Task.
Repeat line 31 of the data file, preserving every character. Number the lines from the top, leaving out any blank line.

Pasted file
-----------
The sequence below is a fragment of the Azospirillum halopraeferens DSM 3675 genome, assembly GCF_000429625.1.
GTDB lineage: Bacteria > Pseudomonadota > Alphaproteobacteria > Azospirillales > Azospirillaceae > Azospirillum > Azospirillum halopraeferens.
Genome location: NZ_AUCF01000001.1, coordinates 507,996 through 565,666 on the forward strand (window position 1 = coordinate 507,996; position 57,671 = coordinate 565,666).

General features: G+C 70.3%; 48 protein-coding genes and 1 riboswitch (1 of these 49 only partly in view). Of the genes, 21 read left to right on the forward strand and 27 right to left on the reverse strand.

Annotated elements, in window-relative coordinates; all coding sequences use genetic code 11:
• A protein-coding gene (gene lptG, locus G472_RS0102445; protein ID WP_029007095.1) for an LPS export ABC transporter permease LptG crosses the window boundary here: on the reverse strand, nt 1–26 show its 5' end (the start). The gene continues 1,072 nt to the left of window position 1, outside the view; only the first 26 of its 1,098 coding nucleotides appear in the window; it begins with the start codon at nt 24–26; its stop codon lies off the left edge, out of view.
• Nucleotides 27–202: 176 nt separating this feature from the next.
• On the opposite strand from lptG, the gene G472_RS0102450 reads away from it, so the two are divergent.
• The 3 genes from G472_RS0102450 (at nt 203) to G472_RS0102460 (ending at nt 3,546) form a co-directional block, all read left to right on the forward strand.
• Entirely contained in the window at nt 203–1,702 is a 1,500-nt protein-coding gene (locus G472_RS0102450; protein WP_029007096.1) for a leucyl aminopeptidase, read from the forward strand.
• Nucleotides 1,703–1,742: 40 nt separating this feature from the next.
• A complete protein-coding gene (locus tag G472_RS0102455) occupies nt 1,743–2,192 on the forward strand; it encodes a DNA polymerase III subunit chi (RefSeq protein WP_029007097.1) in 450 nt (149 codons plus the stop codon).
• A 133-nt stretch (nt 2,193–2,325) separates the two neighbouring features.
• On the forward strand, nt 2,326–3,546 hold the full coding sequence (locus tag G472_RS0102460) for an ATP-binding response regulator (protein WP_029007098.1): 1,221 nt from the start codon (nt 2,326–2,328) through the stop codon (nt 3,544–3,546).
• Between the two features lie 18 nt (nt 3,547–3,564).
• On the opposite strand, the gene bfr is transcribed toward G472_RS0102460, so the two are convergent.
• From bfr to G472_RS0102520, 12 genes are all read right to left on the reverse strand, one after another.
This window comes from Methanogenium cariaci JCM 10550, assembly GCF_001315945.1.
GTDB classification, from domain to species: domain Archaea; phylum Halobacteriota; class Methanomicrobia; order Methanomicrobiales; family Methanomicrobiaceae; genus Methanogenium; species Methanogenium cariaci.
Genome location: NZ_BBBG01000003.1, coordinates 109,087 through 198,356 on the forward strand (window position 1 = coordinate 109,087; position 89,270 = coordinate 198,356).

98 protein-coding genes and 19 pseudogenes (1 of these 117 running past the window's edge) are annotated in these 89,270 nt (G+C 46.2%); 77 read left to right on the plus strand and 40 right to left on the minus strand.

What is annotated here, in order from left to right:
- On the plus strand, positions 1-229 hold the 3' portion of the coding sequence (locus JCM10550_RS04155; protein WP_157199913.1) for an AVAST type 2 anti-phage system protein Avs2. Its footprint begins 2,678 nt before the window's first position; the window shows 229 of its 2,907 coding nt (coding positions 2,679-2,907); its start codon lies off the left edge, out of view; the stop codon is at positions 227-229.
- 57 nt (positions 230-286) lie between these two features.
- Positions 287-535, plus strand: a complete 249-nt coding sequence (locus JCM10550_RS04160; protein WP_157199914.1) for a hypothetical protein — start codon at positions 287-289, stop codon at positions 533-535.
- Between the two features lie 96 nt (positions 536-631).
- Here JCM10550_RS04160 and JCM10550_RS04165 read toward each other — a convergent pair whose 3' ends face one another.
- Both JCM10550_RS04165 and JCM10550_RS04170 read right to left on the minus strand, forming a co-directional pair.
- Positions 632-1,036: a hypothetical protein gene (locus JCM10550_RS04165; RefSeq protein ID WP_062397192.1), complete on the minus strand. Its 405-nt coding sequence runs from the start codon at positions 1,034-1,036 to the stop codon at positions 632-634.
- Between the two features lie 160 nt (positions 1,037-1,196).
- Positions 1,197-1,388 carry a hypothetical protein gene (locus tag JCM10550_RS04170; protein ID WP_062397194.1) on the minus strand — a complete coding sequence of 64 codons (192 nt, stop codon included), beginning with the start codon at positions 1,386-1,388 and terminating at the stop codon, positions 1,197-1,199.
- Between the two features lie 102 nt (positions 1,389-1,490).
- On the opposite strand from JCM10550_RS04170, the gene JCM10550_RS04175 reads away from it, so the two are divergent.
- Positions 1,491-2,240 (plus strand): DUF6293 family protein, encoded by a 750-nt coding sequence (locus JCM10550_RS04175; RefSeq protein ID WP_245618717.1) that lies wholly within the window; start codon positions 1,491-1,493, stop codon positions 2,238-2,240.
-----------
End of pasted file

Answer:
- Positions 1,197-1,388 carry a hypothetical protein gene (locus tag JCM10550_RS04170; protein ID WP_062397194.1) on the minus strand — a complete coding sequence of 64 codons (192 nt, stop codon included), beginning with the start codon at positions 1,386-1,388 and terminating at the stop codon, positions 1,197-1,199.